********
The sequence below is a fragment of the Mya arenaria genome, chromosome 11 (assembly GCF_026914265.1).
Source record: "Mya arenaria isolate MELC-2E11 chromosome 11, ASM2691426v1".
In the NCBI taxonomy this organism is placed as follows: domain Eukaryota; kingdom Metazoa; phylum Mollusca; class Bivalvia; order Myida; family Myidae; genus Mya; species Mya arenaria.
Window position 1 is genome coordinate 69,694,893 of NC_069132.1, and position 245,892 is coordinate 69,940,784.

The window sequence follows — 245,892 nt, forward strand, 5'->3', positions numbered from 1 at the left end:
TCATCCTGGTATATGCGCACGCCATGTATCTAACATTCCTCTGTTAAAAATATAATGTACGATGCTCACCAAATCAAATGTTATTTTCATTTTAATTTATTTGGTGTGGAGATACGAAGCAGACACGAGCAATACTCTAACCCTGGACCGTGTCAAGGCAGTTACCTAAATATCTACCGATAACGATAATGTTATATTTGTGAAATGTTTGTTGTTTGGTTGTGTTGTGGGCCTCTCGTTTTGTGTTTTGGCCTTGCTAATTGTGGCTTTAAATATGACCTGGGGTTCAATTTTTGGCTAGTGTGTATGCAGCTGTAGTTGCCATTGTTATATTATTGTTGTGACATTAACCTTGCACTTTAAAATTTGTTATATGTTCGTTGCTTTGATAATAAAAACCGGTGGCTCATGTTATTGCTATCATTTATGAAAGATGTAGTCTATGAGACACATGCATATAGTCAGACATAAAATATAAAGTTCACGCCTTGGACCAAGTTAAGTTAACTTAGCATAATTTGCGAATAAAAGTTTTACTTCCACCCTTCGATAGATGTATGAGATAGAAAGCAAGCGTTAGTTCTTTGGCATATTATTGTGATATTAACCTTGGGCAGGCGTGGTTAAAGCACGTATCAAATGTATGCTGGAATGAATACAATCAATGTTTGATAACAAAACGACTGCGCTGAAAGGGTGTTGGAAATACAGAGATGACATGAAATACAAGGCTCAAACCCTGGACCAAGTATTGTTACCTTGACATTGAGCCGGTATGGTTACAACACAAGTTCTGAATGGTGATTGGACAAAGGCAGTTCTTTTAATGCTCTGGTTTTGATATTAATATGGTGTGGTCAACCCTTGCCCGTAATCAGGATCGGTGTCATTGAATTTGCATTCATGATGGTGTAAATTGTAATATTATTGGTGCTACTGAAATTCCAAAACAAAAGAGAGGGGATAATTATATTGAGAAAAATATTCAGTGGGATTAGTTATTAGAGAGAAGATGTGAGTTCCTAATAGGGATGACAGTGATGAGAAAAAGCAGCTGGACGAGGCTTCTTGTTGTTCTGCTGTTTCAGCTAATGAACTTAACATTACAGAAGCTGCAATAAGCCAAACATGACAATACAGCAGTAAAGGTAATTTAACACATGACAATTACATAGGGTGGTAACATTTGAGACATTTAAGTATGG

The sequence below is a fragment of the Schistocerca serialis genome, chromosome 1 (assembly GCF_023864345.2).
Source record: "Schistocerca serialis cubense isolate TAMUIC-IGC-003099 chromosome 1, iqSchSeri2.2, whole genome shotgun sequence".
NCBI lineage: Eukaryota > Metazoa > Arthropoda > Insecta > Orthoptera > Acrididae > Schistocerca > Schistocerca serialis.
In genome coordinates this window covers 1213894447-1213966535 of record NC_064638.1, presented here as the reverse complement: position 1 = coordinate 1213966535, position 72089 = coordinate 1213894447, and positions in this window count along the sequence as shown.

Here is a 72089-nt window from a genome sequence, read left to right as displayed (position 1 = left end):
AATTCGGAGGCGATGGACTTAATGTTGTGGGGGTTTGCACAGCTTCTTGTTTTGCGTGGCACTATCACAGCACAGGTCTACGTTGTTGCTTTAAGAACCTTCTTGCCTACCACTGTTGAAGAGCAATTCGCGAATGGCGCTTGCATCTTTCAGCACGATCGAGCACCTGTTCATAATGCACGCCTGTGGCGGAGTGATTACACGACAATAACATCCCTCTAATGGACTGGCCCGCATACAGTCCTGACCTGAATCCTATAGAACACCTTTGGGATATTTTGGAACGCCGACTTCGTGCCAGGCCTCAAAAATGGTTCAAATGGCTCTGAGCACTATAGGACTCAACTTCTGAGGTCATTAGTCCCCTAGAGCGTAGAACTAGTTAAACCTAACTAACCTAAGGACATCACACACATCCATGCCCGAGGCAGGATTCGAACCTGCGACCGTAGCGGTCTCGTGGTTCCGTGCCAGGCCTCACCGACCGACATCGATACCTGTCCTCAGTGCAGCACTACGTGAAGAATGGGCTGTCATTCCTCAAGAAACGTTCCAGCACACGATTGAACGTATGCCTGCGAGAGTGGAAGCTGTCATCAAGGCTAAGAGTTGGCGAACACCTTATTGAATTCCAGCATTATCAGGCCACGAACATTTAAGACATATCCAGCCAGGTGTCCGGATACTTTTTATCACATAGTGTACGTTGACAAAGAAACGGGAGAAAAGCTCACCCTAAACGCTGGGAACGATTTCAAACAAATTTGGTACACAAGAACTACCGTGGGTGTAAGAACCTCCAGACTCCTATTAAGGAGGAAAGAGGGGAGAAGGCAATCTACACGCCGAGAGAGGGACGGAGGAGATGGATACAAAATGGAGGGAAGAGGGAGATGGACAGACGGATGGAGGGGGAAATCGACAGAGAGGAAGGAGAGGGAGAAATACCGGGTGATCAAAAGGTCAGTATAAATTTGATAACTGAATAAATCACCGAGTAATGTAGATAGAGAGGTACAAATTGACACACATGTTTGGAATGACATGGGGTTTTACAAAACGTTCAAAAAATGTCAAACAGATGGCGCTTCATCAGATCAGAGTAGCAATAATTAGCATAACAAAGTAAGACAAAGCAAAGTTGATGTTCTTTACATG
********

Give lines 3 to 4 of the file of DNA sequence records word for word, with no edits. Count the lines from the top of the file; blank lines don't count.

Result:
In the NCBI taxonomy this organism is placed as follows: domain Eukaryota; kingdom Metazoa; phylum Mollusca; class Bivalvia; order Myida; family Myidae; genus Mya; species Mya arenaria.
Window position 1 is genome coordinate 69,694,893 of NC_069132.1, and position 245,892 is coordinate 69,940,784.